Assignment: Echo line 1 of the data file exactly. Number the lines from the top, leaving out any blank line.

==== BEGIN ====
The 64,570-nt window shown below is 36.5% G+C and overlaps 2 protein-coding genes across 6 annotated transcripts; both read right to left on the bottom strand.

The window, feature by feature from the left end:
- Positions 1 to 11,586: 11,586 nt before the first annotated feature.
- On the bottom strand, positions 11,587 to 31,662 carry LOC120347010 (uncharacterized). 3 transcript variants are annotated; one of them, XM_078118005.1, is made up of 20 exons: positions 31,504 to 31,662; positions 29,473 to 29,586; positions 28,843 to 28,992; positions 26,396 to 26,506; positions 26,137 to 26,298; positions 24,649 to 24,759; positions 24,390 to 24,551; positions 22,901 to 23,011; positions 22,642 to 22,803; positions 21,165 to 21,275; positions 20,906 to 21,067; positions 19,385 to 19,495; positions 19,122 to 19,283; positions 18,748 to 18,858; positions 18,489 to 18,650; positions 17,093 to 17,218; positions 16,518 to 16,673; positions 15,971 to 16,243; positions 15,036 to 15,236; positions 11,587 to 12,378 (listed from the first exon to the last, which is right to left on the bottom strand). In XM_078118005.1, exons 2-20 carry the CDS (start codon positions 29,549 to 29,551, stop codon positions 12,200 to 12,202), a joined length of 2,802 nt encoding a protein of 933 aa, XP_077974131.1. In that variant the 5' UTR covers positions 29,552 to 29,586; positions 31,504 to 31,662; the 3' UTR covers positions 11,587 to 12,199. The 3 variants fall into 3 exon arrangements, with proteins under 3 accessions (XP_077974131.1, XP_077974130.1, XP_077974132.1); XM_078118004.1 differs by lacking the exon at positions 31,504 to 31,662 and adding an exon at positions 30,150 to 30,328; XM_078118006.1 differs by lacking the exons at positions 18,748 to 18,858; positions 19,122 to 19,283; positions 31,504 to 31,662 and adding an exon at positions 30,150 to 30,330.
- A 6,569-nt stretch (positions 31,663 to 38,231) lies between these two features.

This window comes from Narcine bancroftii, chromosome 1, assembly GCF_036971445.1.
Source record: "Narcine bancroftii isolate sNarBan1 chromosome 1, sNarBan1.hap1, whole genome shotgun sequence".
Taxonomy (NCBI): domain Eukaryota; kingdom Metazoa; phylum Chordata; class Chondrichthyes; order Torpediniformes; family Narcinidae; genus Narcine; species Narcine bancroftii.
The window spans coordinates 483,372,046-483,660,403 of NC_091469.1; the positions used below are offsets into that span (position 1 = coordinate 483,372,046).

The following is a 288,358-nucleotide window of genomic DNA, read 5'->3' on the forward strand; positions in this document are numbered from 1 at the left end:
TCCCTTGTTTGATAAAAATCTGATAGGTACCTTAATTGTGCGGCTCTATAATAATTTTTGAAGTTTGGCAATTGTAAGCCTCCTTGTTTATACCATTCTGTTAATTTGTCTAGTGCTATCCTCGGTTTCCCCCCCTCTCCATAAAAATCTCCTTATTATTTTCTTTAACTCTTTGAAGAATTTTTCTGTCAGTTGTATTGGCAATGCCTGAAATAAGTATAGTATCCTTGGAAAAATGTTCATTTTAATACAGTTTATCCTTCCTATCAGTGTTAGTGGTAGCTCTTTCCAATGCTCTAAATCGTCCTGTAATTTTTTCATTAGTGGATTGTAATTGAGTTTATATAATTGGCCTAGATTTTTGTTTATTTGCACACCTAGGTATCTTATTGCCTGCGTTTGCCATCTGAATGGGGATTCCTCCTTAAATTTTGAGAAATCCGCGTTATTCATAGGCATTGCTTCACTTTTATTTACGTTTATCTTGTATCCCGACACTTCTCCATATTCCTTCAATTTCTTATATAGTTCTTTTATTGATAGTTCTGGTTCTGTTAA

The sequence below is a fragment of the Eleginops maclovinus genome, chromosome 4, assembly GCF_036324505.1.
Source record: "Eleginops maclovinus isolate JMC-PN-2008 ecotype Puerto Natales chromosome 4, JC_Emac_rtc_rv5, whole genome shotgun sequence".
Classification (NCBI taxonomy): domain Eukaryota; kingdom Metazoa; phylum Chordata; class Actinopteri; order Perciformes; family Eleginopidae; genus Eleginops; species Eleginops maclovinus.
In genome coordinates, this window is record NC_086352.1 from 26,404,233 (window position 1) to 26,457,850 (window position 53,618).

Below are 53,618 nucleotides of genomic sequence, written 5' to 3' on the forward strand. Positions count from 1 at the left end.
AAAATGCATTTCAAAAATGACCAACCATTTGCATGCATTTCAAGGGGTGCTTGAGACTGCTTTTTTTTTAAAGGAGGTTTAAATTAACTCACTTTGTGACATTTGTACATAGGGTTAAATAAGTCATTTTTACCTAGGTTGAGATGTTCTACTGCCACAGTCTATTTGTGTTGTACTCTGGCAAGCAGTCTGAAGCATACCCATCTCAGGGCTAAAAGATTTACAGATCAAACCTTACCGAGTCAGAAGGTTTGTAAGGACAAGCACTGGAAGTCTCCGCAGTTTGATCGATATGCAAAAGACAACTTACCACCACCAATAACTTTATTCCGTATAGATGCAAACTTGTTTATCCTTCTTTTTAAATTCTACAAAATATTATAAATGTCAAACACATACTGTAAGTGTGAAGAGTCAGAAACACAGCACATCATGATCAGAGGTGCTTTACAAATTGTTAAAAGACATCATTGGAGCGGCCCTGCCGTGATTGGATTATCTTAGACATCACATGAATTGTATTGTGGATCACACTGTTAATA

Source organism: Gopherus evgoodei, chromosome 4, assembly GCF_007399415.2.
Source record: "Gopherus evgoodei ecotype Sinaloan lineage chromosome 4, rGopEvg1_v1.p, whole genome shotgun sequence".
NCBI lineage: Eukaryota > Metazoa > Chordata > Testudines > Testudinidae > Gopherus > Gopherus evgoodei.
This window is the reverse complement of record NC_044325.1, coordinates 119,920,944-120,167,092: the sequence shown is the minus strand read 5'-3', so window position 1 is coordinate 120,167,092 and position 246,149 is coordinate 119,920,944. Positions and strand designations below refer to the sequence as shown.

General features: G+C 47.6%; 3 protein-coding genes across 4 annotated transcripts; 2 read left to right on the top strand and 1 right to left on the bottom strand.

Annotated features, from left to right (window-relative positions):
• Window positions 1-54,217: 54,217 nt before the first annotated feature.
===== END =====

The 64,570-nt window shown below is 36.5% G+C and overlaps 2 protein-coding genes across 6 annotated transcripts; both read right to left on the bottom strand.